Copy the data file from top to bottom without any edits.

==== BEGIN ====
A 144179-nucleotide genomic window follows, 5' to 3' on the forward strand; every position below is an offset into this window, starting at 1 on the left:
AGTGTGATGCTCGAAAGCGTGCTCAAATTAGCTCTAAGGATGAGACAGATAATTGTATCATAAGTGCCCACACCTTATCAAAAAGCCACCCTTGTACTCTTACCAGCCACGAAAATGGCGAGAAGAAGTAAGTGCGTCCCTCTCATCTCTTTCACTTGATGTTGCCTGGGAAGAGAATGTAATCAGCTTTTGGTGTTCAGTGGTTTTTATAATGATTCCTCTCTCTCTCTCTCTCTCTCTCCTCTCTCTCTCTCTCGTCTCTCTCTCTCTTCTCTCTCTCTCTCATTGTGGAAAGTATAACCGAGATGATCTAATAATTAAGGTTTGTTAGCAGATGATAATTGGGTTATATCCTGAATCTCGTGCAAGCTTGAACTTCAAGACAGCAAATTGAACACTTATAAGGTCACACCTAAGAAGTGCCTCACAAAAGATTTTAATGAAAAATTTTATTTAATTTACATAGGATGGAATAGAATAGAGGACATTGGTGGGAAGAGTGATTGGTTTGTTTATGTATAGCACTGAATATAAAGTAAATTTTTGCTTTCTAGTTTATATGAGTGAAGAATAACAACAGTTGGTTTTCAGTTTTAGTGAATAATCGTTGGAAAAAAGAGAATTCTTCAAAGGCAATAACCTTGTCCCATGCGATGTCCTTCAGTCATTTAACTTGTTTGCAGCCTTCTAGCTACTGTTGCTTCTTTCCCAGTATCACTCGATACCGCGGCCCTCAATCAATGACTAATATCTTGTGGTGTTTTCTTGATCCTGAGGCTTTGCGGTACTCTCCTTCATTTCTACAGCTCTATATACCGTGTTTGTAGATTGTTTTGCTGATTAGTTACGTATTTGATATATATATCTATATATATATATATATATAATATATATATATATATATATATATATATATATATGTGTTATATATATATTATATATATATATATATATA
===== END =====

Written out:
A 144179-nucleotide genomic window follows, 5' to 3' on the forward strand; every position below is an offset into this window, starting at 1 on the left:
AGTGTGATGCTCGAAAGCGTGCTCAAATTAGCTCTAAGGATGAGACAGATAATTGTATCATAAGTGCCCACACCTTATCAAAAAGCCACCCTTGTACTCTTACCAGCCACGAAAATGGCGAGAAGAAGTAAGTGCGTCCCTCTCATCTCTTTCACTTGATGTTGCCTGGGAAGAGAATGTAATCAGCTTTTGGTGTTCAGTGGTTTTTATAATGATTCCTCTCTCTCTCTCTCTCTCTCTCCTCTCTCTCTCTCTCGTCTCTCTCTCTCTTCTCTCTCTCTCTCATTGTGGAAAGTATAACCGAGATGATCTAATAATTAAGGTTTGTTAGCAGATGATAATTGGGTTATATCCTGAATCTCGTGCAAGCTTGAACTTCAAGACAGCAAATTGAACACTTATAAGGTCACACCTAAGAAGTGCCTCACAAAAGATTTTAATGAAAAATTTTATTTAATTTACATAGGATGGAATAGAATAGAGGACATTGGTGGGAAGAGTGATTGGTTTGTTTATGTATAGCACTGAATATAAAGTAAATTTTTGCTTTCTAGTTTATATGAGTGAAGAATAACAACAGTTGGTTTTCAGTTTTAGTGAATAATCGTTGGAAAAAAGAGAATTCTTCAAAGGCAATAACCTTGTCCCATGCGATGTCCTTCAGTCATTTAACTTGTTTGCAGCCTTCTAGCTACTGTTGCTTCTTTCCCAGTATCACTCGATACCGCGGCCCTCAATCAATGACTAATATCTTGTGGTGTTTTCTTGATCCTGAGGCTTTGCGGTACTCTCCTTCATTTCTACAGCTCTATATACCGTGTTTGTAGATTGTTTTGCTGATTAGTTACGTATTTGATATATATATCTATATATATATATATATATAATATATATATATATATATATATATATATATATATGTGTTATATATATATTATATATATATATATATATA